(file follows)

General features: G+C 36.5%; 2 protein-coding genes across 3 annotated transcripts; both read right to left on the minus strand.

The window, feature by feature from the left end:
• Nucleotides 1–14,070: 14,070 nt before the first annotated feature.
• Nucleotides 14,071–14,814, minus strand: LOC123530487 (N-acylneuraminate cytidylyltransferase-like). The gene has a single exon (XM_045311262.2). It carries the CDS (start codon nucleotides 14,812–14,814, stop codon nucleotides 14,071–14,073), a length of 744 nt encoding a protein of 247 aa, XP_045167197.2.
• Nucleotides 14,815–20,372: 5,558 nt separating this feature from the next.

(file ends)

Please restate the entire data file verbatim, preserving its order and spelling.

General features: G+C 36.5%; 2 protein-coding genes across 3 annotated transcripts; both read right to left on the minus strand.

The window, feature by feature from the left end:
• Nucleotides 1–14,070: 14,070 nt before the first annotated feature.
• Nucleotides 14,071–14,814, minus strand: LOC123530487 (N-acylneuraminate cytidylyltransferase-like). The gene has a single exon (XM_045311262.2). It carries the CDS (start codon nucleotides 14,812–14,814, stop codon nucleotides 14,071–14,073), a length of 744 nt encoding a protein of 247 aa, XP_045167197.2.
• Nucleotides 14,815–20,372: 5,558 nt separating this feature from the next.